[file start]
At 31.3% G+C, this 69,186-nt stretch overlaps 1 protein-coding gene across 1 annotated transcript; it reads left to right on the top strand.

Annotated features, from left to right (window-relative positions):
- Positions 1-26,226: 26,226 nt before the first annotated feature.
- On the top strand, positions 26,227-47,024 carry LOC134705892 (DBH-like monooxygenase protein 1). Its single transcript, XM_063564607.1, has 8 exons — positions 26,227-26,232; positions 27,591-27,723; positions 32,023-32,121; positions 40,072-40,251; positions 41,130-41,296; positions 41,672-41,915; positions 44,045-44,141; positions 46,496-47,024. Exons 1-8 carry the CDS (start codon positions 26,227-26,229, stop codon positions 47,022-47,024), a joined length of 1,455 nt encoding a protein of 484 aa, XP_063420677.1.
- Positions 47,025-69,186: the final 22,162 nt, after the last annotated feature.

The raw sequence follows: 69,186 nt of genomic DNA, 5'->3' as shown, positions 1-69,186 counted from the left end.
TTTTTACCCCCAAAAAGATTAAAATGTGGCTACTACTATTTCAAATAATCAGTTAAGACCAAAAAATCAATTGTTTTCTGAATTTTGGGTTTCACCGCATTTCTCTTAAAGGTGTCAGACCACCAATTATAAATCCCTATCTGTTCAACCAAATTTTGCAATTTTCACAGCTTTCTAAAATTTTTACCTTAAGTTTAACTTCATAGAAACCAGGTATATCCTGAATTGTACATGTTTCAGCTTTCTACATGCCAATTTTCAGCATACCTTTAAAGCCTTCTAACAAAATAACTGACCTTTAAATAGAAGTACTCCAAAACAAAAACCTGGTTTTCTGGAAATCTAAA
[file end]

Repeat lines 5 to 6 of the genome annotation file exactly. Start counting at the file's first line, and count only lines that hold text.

- Positions 47,025-69,186: the final 22,162 nt, after the last annotated feature.

The raw sequence follows: 69,186 nt of genomic DNA, 5'->3' as shown, positions 1-69,186 counted from the left end.